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Who Controls Vert.x: Red Hat, VMware, Neither? 118

Posted by Soulskill
from the reply-hazy-try-again dept.
snydeq writes "Simon Phipps sheds light on a fight for control over Vert.x, an open source project for scalable Web development that 'seems immunized to corporate control.' 'Vert.x is an asynchronous, event-driven open source framework running on the JVM. It supports the most popular Web programming languages, including Java, JavaScript, Groovy, Ruby, and Python. It's getting lots of attention, though not necessarily for the right reasons. A developer by the name of Tim Fox, who worked at VMware until recently, led the Vert.x project — before VMware's lawyers forced him to hand over the Vert.x domain, blog, and Google Group. Ironically, the publicity around this action has helped introduce a great technology with an important future to the world. The dustup also illustrates how corporate politics works in the age of open source: As corporate giants grasp for control, community foresight ensures the open development of innovative technology carries on.'"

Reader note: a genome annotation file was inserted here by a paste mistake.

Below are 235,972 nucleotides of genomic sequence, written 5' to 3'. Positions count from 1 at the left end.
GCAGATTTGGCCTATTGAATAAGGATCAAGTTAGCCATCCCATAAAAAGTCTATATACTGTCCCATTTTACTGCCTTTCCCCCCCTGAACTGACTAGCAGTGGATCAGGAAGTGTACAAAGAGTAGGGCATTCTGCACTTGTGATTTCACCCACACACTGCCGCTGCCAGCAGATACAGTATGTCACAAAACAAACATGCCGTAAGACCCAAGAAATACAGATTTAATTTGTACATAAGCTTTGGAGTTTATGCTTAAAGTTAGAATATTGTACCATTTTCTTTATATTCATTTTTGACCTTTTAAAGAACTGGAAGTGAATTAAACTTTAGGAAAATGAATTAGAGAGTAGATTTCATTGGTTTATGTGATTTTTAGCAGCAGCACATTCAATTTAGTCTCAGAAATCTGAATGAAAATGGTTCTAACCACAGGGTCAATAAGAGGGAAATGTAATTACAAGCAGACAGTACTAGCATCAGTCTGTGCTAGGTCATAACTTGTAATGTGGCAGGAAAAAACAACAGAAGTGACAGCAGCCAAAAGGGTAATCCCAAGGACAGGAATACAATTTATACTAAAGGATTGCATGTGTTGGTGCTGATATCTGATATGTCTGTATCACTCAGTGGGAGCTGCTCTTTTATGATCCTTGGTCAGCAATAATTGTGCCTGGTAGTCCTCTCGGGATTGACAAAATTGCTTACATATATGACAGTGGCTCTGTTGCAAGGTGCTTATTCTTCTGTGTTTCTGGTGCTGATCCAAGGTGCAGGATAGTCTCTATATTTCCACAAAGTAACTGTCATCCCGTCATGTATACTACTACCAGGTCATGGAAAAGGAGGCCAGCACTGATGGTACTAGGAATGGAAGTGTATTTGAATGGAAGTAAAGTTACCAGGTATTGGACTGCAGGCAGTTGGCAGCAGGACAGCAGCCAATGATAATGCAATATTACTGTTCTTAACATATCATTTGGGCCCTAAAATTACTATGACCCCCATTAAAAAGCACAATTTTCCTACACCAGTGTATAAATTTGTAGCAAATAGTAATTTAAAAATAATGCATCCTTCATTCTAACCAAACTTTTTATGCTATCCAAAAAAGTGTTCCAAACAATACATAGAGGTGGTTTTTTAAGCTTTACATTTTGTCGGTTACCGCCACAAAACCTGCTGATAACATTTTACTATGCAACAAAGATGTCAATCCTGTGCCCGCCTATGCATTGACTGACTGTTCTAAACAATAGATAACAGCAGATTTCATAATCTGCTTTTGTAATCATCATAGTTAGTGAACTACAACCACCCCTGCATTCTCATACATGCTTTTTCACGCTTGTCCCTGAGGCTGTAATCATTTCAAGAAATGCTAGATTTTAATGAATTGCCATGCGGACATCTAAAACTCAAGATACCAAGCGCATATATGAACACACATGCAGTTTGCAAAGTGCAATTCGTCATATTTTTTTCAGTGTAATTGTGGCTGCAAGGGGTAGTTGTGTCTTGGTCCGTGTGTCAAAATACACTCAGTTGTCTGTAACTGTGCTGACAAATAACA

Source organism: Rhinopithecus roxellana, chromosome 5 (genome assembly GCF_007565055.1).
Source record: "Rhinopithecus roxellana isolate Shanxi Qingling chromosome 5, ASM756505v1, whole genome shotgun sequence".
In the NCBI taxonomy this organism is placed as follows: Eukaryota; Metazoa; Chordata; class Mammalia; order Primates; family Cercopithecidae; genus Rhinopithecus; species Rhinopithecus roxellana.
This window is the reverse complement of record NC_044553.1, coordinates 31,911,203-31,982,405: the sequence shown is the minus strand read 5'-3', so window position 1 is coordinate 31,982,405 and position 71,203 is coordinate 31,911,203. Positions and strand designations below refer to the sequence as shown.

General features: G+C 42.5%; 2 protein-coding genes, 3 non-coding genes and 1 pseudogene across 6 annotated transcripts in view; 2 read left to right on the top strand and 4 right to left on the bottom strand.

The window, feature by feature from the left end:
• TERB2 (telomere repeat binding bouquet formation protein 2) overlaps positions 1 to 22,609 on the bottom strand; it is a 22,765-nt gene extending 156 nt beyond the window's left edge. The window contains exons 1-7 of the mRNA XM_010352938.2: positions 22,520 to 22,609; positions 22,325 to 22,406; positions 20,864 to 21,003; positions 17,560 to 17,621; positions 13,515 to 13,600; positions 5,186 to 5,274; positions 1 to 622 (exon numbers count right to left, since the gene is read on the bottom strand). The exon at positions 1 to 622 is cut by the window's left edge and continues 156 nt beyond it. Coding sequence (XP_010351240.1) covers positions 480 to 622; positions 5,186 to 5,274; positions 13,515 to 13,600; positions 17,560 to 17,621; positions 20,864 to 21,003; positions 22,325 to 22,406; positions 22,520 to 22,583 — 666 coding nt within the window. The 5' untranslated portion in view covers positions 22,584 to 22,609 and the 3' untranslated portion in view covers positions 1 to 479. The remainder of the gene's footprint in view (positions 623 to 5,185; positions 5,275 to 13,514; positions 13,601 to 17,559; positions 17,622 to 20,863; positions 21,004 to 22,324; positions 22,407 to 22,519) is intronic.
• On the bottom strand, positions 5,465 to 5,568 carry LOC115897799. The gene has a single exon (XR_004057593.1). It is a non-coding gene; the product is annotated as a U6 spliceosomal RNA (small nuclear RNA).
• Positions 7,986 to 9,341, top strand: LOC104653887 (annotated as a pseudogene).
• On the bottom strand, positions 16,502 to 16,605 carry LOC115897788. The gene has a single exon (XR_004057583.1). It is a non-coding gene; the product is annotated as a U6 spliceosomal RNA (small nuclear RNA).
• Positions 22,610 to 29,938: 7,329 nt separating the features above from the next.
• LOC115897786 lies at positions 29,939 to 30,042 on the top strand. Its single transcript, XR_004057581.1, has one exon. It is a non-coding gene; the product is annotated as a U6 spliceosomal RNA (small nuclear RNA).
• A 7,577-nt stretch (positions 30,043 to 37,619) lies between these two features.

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Who Controls Vert.x: Red Hat, VMware, Neither?

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  • Java = great (Score:1, Interesting)

    by Anonymous Coward on Saturday January 12, 2013 @04:33PM (#42569573)

    Oracle = bad

  • by Tough Love (215404) on Saturday January 12, 2013 @09:15PM (#42571383)

    Or better yet, don't use any corporate resources in developing this. Do it on your own time, on your own computer which stays w/ ya once you quit the job, and the company has no claims whatsoever over what you did.

    Or carry on all your work in a highly public way (as in this case). If you do open source work on company time, as many do with the full knowledge of their manager and/or employer, then a thing called estoppel [wikipedia.org] kicks in. That means, if you are doing public work and your employer knows about it but does not tell you to stop, or on the contrary, expresses approval, it means you have tacit agreement to carry on in the way that both you and your employer are presenting themselves to the world. Or in other words, if it walks like an open source project and quacks like an open source project, it's an open source project, and in absence of any specific agreement to the contrary, that cannot be undone at the whim of an employer.

"Success covers a multitude of blunders." -- George Bernard Shaw

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